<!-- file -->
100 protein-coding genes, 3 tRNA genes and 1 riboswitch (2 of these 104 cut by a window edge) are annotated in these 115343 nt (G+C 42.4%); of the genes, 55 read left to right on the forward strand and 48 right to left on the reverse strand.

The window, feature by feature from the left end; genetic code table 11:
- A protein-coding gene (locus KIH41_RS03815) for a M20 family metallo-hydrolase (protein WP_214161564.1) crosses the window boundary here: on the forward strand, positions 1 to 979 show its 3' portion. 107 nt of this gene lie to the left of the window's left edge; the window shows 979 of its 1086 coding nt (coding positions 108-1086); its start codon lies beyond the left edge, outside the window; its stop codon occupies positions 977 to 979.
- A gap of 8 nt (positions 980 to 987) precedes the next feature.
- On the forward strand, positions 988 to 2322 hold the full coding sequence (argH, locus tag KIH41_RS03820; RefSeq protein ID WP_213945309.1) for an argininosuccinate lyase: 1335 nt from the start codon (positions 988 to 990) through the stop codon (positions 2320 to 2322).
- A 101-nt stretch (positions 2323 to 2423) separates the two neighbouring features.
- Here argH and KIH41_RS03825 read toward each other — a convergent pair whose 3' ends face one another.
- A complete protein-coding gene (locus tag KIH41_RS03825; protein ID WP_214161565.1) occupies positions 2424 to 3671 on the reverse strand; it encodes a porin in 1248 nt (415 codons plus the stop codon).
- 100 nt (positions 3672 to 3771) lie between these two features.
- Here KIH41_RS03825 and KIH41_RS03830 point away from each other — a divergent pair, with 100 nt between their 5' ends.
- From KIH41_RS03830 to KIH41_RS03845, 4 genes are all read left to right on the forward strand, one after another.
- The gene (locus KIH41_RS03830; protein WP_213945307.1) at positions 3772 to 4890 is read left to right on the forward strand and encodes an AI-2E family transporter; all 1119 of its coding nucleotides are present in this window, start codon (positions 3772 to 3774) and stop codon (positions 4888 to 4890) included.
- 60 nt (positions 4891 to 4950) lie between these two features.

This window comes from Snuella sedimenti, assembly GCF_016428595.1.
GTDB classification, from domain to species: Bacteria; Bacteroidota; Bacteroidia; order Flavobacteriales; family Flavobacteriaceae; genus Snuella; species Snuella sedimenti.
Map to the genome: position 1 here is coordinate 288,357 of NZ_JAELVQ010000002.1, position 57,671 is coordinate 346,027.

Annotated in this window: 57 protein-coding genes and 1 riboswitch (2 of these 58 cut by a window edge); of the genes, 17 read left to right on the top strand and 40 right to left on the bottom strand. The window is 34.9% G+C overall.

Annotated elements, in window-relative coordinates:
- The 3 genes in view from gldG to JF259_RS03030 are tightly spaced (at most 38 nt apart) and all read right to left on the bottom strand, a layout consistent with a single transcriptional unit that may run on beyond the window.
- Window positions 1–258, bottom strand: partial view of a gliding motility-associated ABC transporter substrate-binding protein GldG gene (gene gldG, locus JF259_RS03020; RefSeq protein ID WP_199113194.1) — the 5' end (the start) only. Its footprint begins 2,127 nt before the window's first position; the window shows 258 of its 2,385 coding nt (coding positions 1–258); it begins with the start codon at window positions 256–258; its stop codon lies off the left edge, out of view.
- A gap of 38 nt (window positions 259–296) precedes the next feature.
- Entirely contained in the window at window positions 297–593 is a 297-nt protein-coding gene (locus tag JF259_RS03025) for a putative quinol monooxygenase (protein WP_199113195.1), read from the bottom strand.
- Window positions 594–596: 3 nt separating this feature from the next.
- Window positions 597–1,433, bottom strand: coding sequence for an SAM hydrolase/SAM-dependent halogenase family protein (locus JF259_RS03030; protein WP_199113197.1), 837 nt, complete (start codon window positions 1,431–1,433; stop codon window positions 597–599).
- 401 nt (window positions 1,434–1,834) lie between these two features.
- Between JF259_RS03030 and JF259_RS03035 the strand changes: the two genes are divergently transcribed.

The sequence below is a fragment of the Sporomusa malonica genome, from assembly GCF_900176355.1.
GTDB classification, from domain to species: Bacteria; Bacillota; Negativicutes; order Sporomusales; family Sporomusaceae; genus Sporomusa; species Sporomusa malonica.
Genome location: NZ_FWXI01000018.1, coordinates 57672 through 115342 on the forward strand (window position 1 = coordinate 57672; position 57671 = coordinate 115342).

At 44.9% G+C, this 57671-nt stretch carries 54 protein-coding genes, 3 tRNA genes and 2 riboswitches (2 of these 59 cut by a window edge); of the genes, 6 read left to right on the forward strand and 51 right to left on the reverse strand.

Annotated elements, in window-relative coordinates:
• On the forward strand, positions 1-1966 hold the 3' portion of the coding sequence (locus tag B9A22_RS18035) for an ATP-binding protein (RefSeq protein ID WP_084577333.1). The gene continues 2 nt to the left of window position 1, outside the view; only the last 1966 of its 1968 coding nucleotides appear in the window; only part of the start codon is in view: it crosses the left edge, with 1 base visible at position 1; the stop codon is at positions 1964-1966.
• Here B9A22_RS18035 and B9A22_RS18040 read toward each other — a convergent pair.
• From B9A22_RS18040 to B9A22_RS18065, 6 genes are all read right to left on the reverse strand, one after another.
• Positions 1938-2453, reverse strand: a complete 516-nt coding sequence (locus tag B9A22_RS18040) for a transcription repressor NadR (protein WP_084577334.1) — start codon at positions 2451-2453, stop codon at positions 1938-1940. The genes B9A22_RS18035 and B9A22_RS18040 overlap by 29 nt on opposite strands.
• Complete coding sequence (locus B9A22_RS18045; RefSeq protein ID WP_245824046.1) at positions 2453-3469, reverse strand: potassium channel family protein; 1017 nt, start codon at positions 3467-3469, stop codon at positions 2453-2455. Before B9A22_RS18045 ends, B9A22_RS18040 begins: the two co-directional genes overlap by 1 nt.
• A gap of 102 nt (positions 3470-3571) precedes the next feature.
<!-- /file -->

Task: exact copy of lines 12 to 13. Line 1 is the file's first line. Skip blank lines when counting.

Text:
- The gene (locus KIH41_RS03830; protein WP_213945307.1) at positions 3772 to 4890 is read left to right on the forward strand and encodes an AI-2E family transporter; all 1119 of its coding nucleotides are present in this window, start codon (positions 3772 to 3774) and stop codon (positions 4888 to 4890) included.
- 60 nt (positions 4891 to 4950) lie between these two features.